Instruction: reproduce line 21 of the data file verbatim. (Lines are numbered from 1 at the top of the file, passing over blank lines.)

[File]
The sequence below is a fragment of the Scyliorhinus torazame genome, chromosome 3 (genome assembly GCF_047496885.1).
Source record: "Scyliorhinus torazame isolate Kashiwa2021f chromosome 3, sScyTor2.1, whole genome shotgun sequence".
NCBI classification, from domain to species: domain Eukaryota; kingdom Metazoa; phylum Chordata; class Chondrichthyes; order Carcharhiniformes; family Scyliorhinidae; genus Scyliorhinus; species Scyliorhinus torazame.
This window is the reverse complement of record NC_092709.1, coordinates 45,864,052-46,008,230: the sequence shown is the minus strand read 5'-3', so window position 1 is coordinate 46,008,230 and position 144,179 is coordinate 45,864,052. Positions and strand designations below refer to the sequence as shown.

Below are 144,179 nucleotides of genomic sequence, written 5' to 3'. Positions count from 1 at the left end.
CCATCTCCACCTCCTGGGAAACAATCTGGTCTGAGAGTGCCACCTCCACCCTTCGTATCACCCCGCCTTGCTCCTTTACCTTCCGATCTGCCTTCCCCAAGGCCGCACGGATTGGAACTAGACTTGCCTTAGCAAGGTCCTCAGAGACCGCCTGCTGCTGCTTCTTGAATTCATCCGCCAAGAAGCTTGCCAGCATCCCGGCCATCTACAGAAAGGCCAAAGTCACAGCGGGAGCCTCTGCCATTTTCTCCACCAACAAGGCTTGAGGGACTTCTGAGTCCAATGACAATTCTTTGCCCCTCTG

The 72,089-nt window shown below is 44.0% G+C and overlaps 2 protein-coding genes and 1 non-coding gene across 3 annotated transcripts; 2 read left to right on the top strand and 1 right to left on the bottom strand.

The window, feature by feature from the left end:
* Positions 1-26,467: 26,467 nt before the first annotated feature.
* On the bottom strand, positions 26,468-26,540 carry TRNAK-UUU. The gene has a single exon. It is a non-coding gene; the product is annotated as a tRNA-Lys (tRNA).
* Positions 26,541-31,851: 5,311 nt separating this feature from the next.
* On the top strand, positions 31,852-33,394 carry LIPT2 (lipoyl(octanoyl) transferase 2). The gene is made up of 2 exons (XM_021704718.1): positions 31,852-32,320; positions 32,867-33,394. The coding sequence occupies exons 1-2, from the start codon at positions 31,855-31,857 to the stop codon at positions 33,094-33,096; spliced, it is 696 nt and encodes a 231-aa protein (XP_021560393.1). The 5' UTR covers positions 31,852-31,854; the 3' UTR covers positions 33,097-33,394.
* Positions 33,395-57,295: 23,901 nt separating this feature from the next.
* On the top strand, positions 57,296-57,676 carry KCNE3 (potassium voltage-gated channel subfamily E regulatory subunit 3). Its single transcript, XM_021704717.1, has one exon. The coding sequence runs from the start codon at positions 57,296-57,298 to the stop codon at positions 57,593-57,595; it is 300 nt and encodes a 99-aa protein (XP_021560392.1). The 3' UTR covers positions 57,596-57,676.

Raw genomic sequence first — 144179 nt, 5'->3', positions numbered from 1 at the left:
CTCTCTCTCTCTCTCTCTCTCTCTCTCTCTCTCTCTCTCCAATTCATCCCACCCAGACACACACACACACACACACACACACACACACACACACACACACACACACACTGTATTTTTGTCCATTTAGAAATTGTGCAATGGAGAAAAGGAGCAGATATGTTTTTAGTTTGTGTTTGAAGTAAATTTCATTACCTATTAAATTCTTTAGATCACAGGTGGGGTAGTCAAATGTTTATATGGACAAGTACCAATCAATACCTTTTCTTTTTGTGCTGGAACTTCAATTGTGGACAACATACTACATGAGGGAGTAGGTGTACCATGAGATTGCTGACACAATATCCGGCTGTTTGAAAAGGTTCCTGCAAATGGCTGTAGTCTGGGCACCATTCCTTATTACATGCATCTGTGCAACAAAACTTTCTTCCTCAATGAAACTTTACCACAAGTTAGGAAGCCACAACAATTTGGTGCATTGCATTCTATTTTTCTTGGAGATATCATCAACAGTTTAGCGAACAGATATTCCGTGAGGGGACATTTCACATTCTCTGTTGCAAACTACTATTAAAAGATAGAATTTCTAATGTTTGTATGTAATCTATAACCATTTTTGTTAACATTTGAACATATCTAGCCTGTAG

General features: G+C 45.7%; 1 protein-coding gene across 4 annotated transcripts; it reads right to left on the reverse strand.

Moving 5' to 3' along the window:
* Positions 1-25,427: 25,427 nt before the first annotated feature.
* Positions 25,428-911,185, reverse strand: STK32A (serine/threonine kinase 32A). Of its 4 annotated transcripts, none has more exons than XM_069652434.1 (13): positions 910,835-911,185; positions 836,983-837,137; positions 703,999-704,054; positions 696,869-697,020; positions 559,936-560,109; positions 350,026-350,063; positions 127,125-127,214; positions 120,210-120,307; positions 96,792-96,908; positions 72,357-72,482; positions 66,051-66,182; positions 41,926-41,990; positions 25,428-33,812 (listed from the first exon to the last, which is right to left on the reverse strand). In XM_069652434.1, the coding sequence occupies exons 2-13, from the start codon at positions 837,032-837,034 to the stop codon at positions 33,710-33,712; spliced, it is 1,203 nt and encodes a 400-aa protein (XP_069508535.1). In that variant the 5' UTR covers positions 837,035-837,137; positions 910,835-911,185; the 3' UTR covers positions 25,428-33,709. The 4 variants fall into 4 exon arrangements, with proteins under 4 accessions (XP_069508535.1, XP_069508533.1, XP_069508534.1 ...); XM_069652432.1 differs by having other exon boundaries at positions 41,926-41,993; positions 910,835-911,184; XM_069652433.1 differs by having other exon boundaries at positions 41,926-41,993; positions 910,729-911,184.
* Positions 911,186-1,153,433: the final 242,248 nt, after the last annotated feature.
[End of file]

* Positions 911,186-1,153,433: the final 242,248 nt, after the last annotated feature.